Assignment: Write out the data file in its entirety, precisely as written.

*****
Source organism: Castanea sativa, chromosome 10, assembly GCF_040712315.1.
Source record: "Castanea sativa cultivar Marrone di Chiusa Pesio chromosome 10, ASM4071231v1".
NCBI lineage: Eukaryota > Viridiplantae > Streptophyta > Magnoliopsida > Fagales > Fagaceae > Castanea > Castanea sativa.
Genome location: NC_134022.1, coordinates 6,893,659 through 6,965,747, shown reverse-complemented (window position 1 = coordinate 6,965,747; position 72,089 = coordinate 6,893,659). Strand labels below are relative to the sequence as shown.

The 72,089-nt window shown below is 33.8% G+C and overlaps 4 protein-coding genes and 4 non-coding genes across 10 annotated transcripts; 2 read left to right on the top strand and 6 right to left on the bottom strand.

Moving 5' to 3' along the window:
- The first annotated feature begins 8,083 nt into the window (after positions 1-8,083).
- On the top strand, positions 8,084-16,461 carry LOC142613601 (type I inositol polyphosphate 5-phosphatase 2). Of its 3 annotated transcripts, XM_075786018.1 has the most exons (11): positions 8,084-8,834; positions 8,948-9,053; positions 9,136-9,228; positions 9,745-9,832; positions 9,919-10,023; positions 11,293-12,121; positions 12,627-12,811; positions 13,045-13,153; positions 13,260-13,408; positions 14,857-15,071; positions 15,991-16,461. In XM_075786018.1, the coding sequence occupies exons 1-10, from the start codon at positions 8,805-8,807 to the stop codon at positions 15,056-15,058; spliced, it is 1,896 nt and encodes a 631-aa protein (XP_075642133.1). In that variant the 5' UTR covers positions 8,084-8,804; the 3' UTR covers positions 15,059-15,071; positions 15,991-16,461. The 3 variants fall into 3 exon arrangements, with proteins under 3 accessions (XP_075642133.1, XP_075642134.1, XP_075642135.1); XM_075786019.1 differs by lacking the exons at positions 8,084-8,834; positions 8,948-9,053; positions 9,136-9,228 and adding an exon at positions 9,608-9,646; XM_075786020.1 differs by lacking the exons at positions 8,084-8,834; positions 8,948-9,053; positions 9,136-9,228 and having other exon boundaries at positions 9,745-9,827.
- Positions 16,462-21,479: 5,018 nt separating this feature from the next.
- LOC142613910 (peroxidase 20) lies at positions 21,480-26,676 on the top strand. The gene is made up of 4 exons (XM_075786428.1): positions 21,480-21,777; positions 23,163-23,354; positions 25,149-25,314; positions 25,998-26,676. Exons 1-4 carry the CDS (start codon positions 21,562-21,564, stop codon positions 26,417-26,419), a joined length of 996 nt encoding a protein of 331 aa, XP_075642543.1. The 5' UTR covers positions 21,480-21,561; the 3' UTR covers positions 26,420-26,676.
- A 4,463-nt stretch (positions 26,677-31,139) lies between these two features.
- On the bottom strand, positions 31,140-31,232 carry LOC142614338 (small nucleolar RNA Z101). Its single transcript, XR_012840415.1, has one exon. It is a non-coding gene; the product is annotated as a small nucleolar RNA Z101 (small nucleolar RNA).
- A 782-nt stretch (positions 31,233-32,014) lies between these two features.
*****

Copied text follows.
Source organism: Castanea sativa, chromosome 10, assembly GCF_040712315.1.
Source record: "Castanea sativa cultivar Marrone di Chiusa Pesio chromosome 10, ASM4071231v1".
NCBI lineage: Eukaryota > Viridiplantae > Streptophyta > Magnoliopsida > Fagales > Fagaceae > Castanea > Castanea sativa.
Genome location: NC_134022.1, coordinates 6,893,659 through 6,965,747, shown reverse-complemented (window position 1 = coordinate 6,965,747; position 72,089 = coordinate 6,893,659). Strand labels below are relative to the sequence as shown.

The 72,089-nt window shown below is 33.8% G+C and overlaps 4 protein-coding genes and 4 non-coding genes across 10 annotated transcripts; 2 read left to right on the top strand and 6 right to left on the bottom strand.

Moving 5' to 3' along the window:
- The first annotated feature begins 8,083 nt into the window (after positions 1-8,083).
- On the top strand, positions 8,084-16,461 carry LOC142613601 (type I inositol polyphosphate 5-phosphatase 2). Of its 3 annotated transcripts, XM_075786018.1 has the most exons (11): positions 8,084-8,834; positions 8,948-9,053; positions 9,136-9,228; positions 9,745-9,832; positions 9,919-10,023; positions 11,293-12,121; positions 12,627-12,811; positions 13,045-13,153; positions 13,260-13,408; positions 14,857-15,071; positions 15,991-16,461. In XM_075786018.1, the coding sequence occupies exons 1-10, from the start codon at positions 8,805-8,807 to the stop codon at positions 15,056-15,058; spliced, it is 1,896 nt and encodes a 631-aa protein (XP_075642133.1). In that variant the 5' UTR covers positions 8,084-8,804; the 3' UTR covers positions 15,059-15,071; positions 15,991-16,461. The 3 variants fall into 3 exon arrangements, with proteins under 3 accessions (XP_075642133.1, XP_075642134.1, XP_075642135.1); XM_075786019.1 differs by lacking the exons at positions 8,084-8,834; positions 8,948-9,053; positions 9,136-9,228 and adding an exon at positions 9,608-9,646; XM_075786020.1 differs by lacking the exons at positions 8,084-8,834; positions 8,948-9,053; positions 9,136-9,228 and having other exon boundaries at positions 9,745-9,827.
- Positions 16,462-21,479: 5,018 nt separating this feature from the next.
- LOC142613910 (peroxidase 20) lies at positions 21,480-26,676 on the top strand. The gene is made up of 4 exons (XM_075786428.1): positions 21,480-21,777; positions 23,163-23,354; positions 25,149-25,314; positions 25,998-26,676. Exons 1-4 carry the CDS (start codon positions 21,562-21,564, stop codon positions 26,417-26,419), a joined length of 996 nt encoding a protein of 331 aa, XP_075642543.1. The 5' UTR covers positions 21,480-21,561; the 3' UTR covers positions 26,420-26,676.
- A 4,463-nt stretch (positions 26,677-31,139) lies between these two features.
- On the bottom strand, positions 31,140-31,232 carry LOC142614338 (small nucleolar RNA Z101). Its single transcript, XR_012840415.1, has one exon. It is a non-coding gene; the product is annotated as a small nucleolar RNA Z101 (small nucleolar RNA).
- A 782-nt stretch (positions 31,233-32,014) lies between these two features.